Teacher candidates will need to develop goals and aspirations of mastering classroom accomplishments. An advisor plots the program of study for a candidate that he/she uses detailed curriculum guidelines to ensure on-time completion of an academic course of study. Once the program of study is documented, and completed by the responsible faculty, the next step concerns the candidate’s buy in to participate and be successful academically. Thus, academic success leads to career opportunities. Read more.
The Job of Your Choice- Graduation is fast approaching and finding the right teaching position weighs heavily on your mind. Your dream of becoming a teacher and the years of preparation or the decision to make a career change is close to being a reality. Your own classroom, the responsibility of teaching, directing, impacting the lives of students is a frightening, yet thrilling endeavor. Read more.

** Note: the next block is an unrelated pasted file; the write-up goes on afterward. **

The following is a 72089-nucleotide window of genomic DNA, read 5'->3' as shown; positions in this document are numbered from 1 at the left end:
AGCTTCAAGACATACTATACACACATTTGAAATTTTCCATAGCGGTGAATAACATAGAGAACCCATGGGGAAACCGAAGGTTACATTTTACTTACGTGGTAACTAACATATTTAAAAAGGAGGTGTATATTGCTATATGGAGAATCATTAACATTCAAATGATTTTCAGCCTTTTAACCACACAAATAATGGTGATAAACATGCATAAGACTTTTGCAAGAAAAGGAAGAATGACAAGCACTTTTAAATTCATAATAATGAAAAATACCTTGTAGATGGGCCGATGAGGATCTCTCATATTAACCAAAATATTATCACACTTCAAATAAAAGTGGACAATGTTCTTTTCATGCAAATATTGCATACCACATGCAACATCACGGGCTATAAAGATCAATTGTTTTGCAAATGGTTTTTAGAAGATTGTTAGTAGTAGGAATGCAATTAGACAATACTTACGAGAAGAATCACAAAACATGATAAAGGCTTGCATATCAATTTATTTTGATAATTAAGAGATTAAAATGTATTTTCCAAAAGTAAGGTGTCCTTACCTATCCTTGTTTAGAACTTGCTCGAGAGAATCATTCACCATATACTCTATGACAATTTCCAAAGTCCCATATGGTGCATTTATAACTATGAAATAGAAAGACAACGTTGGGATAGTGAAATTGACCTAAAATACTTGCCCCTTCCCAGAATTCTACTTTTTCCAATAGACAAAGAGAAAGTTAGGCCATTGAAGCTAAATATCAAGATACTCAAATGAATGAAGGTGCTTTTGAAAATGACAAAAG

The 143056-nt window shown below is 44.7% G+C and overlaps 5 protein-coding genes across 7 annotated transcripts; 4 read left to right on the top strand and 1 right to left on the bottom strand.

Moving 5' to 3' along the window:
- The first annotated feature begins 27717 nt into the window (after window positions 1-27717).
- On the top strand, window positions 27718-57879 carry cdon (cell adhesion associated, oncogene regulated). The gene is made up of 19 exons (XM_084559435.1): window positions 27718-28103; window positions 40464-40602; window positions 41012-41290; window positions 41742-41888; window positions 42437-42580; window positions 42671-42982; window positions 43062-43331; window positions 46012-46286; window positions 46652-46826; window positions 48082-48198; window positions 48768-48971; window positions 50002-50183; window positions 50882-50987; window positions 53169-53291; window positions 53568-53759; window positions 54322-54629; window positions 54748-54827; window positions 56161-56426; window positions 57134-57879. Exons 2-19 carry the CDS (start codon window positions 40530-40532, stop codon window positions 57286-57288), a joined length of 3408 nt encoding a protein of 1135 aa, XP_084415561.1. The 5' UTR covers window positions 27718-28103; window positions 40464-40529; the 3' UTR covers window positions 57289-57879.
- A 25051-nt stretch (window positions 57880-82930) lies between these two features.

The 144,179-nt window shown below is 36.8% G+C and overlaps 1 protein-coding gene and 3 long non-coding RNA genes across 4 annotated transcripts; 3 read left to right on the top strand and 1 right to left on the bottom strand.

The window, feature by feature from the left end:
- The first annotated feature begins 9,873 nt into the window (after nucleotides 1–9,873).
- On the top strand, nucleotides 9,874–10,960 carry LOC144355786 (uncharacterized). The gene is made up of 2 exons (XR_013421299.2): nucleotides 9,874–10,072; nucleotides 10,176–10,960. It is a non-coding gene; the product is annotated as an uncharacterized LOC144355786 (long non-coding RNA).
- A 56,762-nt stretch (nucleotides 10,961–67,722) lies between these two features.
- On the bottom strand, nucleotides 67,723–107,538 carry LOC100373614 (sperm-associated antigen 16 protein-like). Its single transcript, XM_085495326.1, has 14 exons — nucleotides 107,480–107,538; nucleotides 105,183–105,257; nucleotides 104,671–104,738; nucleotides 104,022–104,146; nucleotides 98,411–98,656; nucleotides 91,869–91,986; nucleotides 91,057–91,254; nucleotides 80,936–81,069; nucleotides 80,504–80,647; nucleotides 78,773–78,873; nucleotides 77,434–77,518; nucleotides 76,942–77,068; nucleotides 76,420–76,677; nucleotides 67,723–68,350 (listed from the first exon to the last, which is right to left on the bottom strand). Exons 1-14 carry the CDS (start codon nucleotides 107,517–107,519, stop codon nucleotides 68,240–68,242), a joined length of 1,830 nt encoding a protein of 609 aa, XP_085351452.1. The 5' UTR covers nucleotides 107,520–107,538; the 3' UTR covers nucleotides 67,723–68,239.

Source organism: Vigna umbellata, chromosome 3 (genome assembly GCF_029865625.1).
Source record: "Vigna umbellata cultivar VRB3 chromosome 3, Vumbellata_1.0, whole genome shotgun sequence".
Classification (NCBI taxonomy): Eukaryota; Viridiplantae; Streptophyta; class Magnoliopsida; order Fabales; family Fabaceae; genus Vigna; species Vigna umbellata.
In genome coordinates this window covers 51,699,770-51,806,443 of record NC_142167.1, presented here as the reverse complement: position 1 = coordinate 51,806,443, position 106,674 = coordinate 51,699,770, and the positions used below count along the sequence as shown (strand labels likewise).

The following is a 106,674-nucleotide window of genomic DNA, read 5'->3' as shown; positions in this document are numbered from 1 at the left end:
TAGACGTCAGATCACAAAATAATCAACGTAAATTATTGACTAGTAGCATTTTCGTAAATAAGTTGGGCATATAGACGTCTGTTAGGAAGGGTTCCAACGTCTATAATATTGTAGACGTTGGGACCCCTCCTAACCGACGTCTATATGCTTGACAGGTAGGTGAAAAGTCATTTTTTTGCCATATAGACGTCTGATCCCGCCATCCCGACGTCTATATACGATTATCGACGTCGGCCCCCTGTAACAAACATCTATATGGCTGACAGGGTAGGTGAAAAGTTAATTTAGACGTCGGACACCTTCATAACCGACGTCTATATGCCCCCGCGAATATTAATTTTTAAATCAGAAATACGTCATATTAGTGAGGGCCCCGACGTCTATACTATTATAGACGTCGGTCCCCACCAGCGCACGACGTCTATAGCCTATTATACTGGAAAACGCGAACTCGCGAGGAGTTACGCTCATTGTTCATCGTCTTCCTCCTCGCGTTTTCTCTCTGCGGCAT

By: Dr. Hollee Raye Freeman
Urban Teacher Residency programs have become viable pathways for people interested in pursuing teaching by using alternative routes to certification rather than the more typical university, semester-based practicum model. Urban Teacher Residency programs recruit and select a diverse group of individuals who may be recent college graduates, community leaders and/or career changers. In addition, Urban Teacher Residency programs actively seek linguistically, culturally, and racially diverse teachers to work alongside students in urban schools. Read more.
Job interviews are always stressful – even for job seekers who have gone on countless interviews. The best way to reduce the stress is to be prepared. Take the time to review the “standard” interview questions. Also review “teacher specific” interview questions.